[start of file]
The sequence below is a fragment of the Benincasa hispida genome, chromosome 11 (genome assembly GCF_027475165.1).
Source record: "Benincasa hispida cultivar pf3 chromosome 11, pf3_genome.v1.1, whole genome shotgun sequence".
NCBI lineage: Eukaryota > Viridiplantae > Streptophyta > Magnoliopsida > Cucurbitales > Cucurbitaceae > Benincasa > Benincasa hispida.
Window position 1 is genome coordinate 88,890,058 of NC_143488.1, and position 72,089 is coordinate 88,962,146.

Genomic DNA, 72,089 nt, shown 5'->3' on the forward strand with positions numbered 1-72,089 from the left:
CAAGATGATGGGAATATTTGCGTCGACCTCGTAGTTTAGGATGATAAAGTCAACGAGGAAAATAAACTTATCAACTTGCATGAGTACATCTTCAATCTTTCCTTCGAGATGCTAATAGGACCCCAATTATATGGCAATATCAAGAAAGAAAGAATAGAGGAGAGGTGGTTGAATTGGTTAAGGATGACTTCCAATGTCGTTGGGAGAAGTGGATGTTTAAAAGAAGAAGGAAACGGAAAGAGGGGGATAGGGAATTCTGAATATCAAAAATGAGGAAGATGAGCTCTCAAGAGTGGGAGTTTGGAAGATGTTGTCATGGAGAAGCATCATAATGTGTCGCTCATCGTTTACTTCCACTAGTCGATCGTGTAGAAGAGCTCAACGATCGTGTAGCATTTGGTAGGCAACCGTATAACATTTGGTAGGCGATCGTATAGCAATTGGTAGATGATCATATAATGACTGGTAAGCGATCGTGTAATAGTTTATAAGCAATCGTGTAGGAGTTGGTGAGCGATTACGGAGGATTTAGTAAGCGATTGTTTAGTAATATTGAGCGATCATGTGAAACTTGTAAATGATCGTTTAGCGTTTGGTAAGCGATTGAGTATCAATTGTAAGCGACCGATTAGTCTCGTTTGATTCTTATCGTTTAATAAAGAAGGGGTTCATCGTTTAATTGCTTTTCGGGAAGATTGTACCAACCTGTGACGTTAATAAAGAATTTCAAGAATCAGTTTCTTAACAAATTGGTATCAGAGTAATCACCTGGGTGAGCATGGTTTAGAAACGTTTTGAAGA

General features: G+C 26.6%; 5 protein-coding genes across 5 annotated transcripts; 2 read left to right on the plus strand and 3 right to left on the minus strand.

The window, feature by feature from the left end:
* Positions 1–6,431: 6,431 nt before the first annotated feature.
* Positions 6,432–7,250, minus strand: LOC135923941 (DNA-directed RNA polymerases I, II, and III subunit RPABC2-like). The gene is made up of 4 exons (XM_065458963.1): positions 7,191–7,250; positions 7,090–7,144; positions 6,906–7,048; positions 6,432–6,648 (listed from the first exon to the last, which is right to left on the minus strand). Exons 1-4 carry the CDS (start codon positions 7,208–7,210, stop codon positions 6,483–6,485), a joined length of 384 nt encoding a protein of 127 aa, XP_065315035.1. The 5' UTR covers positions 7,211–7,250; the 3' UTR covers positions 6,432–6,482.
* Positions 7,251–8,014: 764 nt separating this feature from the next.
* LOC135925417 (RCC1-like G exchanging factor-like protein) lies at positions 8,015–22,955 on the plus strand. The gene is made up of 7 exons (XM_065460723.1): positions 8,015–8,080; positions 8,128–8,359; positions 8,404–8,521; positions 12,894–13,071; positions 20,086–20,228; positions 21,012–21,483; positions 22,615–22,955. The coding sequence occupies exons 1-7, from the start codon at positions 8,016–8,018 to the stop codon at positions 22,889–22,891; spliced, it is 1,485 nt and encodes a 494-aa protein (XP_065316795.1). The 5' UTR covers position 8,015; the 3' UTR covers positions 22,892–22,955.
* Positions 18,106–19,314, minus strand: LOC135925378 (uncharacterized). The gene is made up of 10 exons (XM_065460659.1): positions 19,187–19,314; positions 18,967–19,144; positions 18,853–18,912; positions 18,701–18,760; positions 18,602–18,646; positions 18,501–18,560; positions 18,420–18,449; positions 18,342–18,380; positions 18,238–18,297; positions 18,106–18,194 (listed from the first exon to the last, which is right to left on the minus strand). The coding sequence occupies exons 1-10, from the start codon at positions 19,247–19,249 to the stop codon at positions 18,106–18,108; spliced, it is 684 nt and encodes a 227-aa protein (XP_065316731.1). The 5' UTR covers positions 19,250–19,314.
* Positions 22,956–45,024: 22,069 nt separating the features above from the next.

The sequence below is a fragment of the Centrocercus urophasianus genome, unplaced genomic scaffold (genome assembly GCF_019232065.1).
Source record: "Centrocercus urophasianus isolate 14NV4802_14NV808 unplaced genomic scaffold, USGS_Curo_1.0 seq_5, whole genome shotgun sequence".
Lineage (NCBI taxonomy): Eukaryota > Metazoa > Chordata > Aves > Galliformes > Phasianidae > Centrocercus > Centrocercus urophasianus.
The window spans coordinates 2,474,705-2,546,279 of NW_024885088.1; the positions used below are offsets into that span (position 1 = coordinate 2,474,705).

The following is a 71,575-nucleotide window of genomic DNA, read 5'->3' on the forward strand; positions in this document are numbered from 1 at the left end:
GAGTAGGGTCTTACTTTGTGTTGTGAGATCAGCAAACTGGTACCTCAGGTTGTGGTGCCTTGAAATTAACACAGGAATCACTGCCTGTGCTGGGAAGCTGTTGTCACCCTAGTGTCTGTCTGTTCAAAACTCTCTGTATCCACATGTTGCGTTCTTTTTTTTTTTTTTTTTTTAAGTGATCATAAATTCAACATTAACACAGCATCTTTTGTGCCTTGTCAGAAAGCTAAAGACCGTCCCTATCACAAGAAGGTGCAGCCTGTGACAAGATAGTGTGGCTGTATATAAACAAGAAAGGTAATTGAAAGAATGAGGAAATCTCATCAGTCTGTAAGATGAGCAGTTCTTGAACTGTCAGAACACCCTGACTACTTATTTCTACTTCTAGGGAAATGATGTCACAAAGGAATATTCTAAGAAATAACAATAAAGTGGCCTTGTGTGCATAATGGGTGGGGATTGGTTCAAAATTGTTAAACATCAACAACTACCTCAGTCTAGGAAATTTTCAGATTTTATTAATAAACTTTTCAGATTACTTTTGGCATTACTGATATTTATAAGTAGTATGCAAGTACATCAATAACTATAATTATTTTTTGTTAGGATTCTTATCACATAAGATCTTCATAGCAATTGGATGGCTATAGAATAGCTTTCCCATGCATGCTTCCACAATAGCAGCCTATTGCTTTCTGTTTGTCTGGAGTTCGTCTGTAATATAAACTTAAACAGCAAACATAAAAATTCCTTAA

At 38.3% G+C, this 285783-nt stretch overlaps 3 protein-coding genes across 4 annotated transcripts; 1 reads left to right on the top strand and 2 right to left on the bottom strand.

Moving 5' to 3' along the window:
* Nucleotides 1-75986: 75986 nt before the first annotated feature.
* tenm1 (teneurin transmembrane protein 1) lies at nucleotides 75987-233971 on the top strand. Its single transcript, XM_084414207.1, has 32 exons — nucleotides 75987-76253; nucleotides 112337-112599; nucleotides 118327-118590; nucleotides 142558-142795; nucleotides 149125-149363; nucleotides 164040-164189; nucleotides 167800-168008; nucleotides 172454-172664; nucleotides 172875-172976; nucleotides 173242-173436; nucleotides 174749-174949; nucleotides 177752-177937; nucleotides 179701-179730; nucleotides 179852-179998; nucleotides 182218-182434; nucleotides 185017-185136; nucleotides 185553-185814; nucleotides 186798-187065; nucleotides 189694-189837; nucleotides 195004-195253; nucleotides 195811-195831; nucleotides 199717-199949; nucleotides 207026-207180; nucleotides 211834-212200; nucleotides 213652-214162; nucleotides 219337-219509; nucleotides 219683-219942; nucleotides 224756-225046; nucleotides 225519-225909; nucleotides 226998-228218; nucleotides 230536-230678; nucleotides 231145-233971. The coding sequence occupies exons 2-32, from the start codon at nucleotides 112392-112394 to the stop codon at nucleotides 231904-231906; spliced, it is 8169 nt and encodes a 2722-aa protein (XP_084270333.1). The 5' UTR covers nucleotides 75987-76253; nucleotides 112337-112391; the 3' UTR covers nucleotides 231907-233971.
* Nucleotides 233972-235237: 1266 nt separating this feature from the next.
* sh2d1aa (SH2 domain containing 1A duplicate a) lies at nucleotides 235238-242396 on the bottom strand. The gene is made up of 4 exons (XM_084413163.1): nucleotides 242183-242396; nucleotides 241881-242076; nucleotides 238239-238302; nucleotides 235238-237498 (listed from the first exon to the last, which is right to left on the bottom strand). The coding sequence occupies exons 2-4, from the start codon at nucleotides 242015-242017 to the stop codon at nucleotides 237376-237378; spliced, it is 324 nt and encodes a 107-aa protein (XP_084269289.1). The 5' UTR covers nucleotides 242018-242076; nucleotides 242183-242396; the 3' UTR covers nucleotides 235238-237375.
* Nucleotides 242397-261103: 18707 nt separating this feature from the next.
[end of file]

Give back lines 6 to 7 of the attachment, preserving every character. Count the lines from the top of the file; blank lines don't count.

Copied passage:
CAAGATGATGGGAATATTTGCGTCGACCTCGTAGTTTAGGATGATAAAGTCAACGAGGAAAATAAACTTATCAACTTGCATGAGTACATCTTCAATCTTTCCTTCGAGATGCTAATAGGACCCCAATTATATGGCAATATCAAGAAAGAAAGAATAGAGGAGAGGTGGTTGAATTGGTTAAGGATGACTTCCAATGTCGTTGGGAGAAGTGGATGTTTAAAAGAAGAAGGAAACGGAAAGAGGGGGATAGGGAATTCTGAATATCAAAAATGAGGAAGATGAGCTCTCAAGAGTGGGAGTTTGGAAGATGTTGTCATGGAGAAGCATCATAATGTGTCGCTCATCGTTTACTTCCACTAGTCGATCGTGTAGAAGAGCTCAACGATCGTGTAGCATTTGGTAGGCAACCGTATAACATTTGGTAGGCGATCGTATAGCAATTGGTAGATGATCATATAATGACTGGTAAGCGATCGTGTAATAGTTTATAAGCAATCGTGTAGGAGTTGGTGAGCGATTACGGAGGATTTAGTAAGCGATTGTTTAGTAATATTGAGCGATCATGTGAAACTTGTAAATGATCGTTTAGCGTTTGGTAAGCGATTGAGTATCAATTGTAAGCGACCGATTAGTCTCGTTTGATTCTTATCGTTTAATAAAGAAGGGGTTCATCGTTTAATTGCTTTTCGGGAAGATTGTACCAACCTGTGACGTTAATAAAGAATTTCAAGAATCAGTTTCTTAACAAATTGGTATCAGAGTAATCACCTGGGTGAGCATGGTTTAGAAACGTTTTGAAGA

General features: G+C 26.6%; 5 protein-coding genes across 5 annotated transcripts; 2 read left to right on the plus strand and 3 right to left on the minus strand.